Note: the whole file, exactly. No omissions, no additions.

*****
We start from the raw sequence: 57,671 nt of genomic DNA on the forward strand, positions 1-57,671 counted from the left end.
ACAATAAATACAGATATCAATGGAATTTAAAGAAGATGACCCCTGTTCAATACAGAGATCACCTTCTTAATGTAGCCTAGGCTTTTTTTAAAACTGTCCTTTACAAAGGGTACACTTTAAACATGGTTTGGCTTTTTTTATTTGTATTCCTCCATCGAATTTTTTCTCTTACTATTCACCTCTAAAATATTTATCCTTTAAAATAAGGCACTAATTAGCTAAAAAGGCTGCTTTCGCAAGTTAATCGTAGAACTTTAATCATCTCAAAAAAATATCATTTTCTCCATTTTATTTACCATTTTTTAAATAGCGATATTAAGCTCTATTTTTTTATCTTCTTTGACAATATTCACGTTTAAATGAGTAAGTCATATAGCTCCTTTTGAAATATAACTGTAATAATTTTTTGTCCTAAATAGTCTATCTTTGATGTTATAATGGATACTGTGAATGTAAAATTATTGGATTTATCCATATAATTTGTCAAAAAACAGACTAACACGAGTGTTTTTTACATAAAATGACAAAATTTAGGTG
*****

We start from the raw sequence: 57,671 nt of genomic DNA on the forward strand, positions 1-57,671 counted from the left end.
ACAATAAATACAGATATCAATGGAATTTAAAGAAGATGACCCCTGTTCAATACAGAGATCACCTTCTTAATGTAGCCTAGGCTTTTTTTAAAACTGTCCTTTACAAAGGGTACACTTTAAACATGGTTTGGCTTTTTTTATTTGTATTCCTCCATCGAATTTTTTCTCTTACTATTCACCTCTAAAATATTTATCCTTTAAAATAAGGCACTAATTAGCTAAAAAGGCTGCTTTCGCAAGTTAATCGTAGAACTTTAATCATCTCAAAAAAATATCATTTTCTCCATTTTATTTACCATTTTTTAAATAGCGATATTAAGCTCTATTTTTTTATCTTCTTTGACAATATTCACGTTTAAATGAGTAAGTCATATAGCTCCTTTTGAAATATAACTGTAATAATTTTTTGTCCTAAATAGTCTATCTTTGATGTTATAATGGATACTGTGAATGTAAAATTATTGGATTTATCCATATAATTTGTCAAAAAACAGACTAACACGAGTGTTTTTTACATAAAATGACAAAATTTAGGTG